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Your dog’s grooming needs are largely based on the type of hair coat he has. Smooth coated, short-haired dogs require little more than basic groomingwhile dogs with constantly growing hair will need to visit the groomer on a routine basis. Between the cost of grooming tools and visits to the groomer, you can plan on spending anywhere from $30 to $500 a year.

Routine Veterinary Care

Routine veterinary care is a huge part of keeping your dog healthy. Plan on going to the vet for wellness checkups once or twice a year at a cost of about $200 to $300 yearly. Annual lab work can add about $100 to $300 and should not be skipped as it’s an important part of preventive health care.Dental cleaningsmay be recommended as often as once a year and generally range from about $300 to $800 if straightforward cleanings. If your dog has painful diseased teeth, their teeth will need high level treatment and extraction which can be about $800-$3000 or more depending on extent of dental disease and bone loss in your pets mouth. Of course, vet costs will be higher if your dog develops ahealth problem. This is more likely to happen as your doggrows older.

Additional Expenses

Other expenses that you might not initially think of include safety measures, like dog gates or security cameras, to ensure your dog is safe at home while you’re working. And if they’re the anxious type, you may need to invest in things like anxiety vests or medications to calm them down. Then there’s the cost of replacing any items your dog may have damaged during a particularly anxious spell—like shoes they chewed up or even furniture.

Preventive Medications and Supplements

All dogs need medications to preventheartworms,fleas,ticks, and other parasites. Your veterinarian will guide you towards the best products based on your climate and your dog’s needs. Vitamins are not normally needed for dogs on completely balanced diets however sometimes your vet may recommend a supplement like glucosamine or omega 3s. In general, you will probably spend $100 to $500 per year for these items depending on the size of your dog and his specific needs.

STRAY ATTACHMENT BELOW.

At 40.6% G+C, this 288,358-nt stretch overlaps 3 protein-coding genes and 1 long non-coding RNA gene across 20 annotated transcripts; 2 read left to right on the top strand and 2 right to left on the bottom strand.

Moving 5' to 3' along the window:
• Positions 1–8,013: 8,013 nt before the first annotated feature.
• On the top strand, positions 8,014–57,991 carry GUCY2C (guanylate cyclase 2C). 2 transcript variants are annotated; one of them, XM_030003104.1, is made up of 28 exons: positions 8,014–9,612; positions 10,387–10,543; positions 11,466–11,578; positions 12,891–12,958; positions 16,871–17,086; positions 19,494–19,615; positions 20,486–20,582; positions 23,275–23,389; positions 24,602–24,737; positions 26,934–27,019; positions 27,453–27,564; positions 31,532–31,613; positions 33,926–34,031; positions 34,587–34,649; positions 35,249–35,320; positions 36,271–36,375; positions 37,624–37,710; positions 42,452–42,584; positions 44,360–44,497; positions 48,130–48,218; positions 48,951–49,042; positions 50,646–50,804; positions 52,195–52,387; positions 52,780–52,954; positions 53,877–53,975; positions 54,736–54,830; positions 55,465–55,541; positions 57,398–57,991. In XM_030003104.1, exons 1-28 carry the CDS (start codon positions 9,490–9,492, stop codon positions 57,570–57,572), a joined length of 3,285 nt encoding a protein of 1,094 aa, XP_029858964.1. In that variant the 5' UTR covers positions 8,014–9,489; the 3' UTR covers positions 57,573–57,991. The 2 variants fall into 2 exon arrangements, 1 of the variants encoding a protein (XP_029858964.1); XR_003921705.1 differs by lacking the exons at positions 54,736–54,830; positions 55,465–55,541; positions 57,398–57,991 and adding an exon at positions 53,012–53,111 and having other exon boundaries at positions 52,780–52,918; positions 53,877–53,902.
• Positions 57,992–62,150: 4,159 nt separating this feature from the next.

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Obedience Classes or Training Resources

Though most dogs will only go to obedience school in their first year or two, training is something that should be ongoing throughout your dog’s life. Whether you are buying books and watching videos for at-home training or you enroll your dog in obedience classes, budget at least $25 to $300 per year for training needs.

Dog Walking

Depending on your lifestyle, you may need to factor in the expense of a dog walker. If you or someone else can stay home and consistently walk your dog, you’ll spend $0 or close to it throughout the year. If you aren’t home during the day, work irregular hours, or have a dog that requires frequent outdoor trips that you can’t always be there for, you’ll need a dog walker, the costs of which can average $20 per walk. For one $20 walk once a day for every weekday of the month, you can expect to pay about $400 per month or more on dog walking.

Pet Sitters or Boarding

Most people will need to leave their dogs behind once or twice a year. Typically, this will cost about $100 to $300 a year. However, if you travel frequently, expect to spend much more. Boarding tends to cost less than hiring a pet sitter, but many dog owners prefer the individual attention a pet sitter can offer and think it is worth the extra expense. Alternatively, if you decide to travel with your dog, you can expect your travel fees to increase.

Emergencies and Other Unexpected Expenses

No one can predict the future; the unexpected occurs in life all the time. As a good dog owner, you should do your best to be ready for life’s little surprises. Emergencies, chronic illnesses, disasters, and other unplanned expenses can amount to hundreds or even thousands of dollars per year. The cost of an emergency vet hospital visit can start around $500 to $1000 and go well beyond $2000 to $5000. Advanced surgery is anywhere from $2000 to $5000 or more. If your sick pet needs to stay in the ICU, you could be looking at $200 to $500 per day and up.

The best way to stay prepared is to set aside extra money in savings, if possible. In addition to savings, some people keep a credit card or line of credit set aside specifically for emergencies. Some veterinary practices offer third-party healthcare financing or health care credit cards, such as CareCredit. You may even qualify for an introductory zero interest plan.

In a perfect world, dog owners would never have to make choices for their dogs based on money alone, Instead, it should be about what is best for their dogs. With proper planning (and a little luck) you can provide for your own dog and live a long and happy life together.

Christy Avery has worked as a veterinary technician for more than five years, caring for both domestic and exotic animals. She has received training as a Fear Free Certified Professional to prevent and treat pet anxiety, fear, and stress.